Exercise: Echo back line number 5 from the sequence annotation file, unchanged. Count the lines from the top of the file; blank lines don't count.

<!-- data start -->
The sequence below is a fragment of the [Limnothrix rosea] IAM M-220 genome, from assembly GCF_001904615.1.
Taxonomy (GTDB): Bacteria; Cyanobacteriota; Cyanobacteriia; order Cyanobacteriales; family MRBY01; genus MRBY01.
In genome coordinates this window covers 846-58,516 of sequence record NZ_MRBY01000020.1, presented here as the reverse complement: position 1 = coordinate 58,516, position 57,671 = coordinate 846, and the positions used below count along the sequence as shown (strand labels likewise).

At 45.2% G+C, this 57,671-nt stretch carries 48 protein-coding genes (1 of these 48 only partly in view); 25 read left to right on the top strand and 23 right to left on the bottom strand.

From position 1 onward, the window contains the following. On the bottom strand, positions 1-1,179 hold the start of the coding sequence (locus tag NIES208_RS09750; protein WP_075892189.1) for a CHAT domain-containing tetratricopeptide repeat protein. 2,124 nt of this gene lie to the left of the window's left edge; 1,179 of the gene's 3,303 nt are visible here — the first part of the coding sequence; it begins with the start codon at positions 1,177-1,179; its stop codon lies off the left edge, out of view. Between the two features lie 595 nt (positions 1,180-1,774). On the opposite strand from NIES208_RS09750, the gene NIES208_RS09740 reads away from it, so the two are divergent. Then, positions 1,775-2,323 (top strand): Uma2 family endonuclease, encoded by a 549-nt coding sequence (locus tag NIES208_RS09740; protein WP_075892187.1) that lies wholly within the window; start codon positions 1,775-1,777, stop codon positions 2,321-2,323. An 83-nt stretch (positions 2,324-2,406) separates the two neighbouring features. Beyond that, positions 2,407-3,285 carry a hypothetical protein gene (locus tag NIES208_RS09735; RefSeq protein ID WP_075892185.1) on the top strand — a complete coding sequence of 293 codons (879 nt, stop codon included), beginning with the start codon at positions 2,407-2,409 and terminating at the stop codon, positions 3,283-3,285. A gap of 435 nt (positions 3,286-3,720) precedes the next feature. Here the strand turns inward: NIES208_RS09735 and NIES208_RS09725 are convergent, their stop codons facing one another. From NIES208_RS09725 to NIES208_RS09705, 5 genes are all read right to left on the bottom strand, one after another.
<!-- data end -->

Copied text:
From position 1 onward, the window contains the following. On the bottom strand, positions 1-1,179 hold the start of the coding sequence (locus tag NIES208_RS09750; protein WP_075892189.1) for a CHAT domain-containing tetratricopeptide repeat protein. 2,124 nt of this gene lie to the left of the window's left edge; 1,179 of the gene's 3,303 nt are visible here — the first part of the coding sequence; it begins with the start codon at positions 1,177-1,179; its stop codon lies off the left edge, out of view. Between the two features lie 595 nt (positions 1,180-1,774). On the opposite strand from NIES208_RS09750, the gene NIES208_RS09740 reads away from it, so the two are divergent. Then, positions 1,775-2,323 (top strand): Uma2 family endonuclease, encoded by a 549-nt coding sequence (locus tag NIES208_RS09740; protein WP_075892187.1) that lies wholly within the window; start codon positions 1,775-1,777, stop codon positions 2,321-2,323. An 83-nt stretch (positions 2,324-2,406) separates the two neighbouring features. Beyond that, positions 2,407-3,285 carry a hypothetical protein gene (locus tag NIES208_RS09735; RefSeq protein ID WP_075892185.1) on the top strand — a complete coding sequence of 293 codons (879 nt, stop codon included), beginning with the start codon at positions 2,407-2,409 and terminating at the stop codon, positions 3,283-3,285. A gap of 435 nt (positions 3,286-3,720) precedes the next feature. Here the strand turns inward: NIES208_RS09735 and NIES208_RS09725 are convergent, their stop codons facing one another. From NIES208_RS09725 to NIES208_RS09705, 5 genes are all read right to left on the bottom strand, one after another.